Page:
l. A film cassette comprising a supply reel and a take-up reel, said reels being disposed in coaxial relation and parallel one to the other,
a housing within which said reels are positioned, said housing defining an exposure aperture in the front wall thereof past which the film moves as it is wound onto the take-up reel from the supply reel, the exposure aperture being positioned in the plane of said supply reel, and the takeoff of the film from said supply reel being adjacent the exposure aperature, and
a series of guide pins perpendicularly disposed relative to the supply and take-up reels about the inner periphery of said housing, said guide pins cooperating to define a path for the film from the supply reel to the take-up reel that requires the film to proceed cross section which substantially eliminates contact of the film with the guide pins except on the side edges thereof,'such a guide pin configuration, in combination with the substantially 360 film travel path, allowing the film to make its own path from said supply reel to said take-up reel after passingthe exposure aperture.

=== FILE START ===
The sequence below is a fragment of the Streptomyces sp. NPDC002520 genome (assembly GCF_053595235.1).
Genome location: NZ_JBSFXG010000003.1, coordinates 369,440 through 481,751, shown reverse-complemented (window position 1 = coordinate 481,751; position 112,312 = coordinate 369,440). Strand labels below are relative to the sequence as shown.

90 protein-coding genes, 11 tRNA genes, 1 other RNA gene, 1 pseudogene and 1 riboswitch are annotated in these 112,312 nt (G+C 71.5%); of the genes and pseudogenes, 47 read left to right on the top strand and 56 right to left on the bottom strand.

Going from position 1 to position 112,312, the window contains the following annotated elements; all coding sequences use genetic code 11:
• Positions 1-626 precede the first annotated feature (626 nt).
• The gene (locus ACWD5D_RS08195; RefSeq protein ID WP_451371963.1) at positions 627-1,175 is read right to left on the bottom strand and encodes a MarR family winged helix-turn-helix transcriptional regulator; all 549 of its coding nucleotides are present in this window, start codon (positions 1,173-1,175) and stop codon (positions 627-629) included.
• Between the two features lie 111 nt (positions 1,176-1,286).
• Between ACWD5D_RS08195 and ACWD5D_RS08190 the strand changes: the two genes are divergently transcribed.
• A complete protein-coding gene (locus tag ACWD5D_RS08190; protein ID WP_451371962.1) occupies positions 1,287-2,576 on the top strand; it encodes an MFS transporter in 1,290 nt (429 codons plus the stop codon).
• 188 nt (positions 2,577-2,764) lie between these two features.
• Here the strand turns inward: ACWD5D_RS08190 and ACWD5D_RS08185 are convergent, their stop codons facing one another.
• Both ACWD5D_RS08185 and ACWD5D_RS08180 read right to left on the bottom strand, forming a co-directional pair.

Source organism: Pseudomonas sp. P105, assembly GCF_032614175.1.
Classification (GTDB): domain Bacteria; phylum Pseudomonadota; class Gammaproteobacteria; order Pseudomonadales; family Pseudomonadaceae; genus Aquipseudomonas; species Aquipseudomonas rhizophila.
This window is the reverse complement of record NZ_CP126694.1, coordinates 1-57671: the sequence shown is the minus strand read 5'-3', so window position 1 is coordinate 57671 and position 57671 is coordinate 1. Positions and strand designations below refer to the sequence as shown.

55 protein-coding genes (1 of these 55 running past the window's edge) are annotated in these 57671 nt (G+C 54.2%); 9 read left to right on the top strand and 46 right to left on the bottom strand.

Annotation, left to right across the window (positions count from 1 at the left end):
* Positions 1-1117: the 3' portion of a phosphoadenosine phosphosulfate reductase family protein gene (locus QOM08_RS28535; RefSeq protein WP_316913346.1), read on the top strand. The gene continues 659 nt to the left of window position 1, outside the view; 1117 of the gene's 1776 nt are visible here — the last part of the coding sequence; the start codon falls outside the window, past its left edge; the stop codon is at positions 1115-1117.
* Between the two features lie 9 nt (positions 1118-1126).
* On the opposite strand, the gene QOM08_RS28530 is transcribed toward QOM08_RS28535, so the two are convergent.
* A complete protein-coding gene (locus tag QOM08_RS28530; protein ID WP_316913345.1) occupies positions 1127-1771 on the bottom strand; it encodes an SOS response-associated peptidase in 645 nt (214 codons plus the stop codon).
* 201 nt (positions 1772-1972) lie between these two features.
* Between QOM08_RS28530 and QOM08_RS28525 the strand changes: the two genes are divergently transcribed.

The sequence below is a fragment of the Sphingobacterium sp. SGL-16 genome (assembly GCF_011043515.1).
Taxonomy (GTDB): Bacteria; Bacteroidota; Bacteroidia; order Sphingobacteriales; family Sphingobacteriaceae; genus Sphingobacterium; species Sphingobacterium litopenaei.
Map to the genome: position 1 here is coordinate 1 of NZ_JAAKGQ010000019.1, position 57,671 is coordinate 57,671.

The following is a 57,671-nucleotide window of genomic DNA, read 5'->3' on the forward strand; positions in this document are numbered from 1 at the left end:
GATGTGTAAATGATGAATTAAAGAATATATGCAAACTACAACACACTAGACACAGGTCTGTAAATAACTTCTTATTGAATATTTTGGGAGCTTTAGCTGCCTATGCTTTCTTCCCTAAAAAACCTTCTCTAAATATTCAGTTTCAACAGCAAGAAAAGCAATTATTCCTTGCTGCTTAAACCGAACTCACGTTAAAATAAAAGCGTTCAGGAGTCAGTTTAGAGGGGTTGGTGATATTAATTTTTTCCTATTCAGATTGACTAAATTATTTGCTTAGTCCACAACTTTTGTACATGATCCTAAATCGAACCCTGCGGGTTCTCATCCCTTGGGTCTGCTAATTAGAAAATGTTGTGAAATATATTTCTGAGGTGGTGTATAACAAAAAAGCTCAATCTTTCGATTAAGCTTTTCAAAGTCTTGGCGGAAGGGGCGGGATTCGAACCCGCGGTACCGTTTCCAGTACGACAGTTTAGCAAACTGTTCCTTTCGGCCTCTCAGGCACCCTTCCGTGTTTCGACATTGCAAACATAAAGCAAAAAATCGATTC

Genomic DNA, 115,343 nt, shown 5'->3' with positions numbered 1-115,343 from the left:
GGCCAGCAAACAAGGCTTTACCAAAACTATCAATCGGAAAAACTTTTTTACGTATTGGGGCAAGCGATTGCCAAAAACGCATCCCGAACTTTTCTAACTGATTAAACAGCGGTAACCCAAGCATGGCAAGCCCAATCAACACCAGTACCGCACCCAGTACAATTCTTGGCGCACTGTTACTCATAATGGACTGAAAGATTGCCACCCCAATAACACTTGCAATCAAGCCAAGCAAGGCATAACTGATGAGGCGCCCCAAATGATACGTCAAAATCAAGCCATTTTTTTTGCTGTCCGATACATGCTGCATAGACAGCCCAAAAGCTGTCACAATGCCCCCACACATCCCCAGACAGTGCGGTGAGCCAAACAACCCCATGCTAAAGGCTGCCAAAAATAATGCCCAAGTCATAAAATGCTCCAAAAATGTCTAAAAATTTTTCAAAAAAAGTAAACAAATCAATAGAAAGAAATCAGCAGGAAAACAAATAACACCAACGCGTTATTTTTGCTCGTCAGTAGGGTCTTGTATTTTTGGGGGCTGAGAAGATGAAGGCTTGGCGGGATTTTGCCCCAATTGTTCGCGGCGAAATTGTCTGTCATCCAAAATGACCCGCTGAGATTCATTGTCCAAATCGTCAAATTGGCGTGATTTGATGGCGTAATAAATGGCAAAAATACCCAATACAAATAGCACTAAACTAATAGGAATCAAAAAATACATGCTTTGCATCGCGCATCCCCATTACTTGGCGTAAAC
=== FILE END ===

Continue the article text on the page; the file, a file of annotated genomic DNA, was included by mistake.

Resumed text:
2. A film cassette as set forth in claim 1 wherein said housing includes a main section having a floor,
a cover wall, said guide pins being fixed to one of said cover wall and said floor,
a series of friction pins fixed to the other of said cover wall and said floor, and
structure defining cavities at the free end of said guide pins, said cavities being sized to receive said friction pins in friction fit relation for establishing a friction fit between said main section and cover wall to aid in establishing a light-tight housing.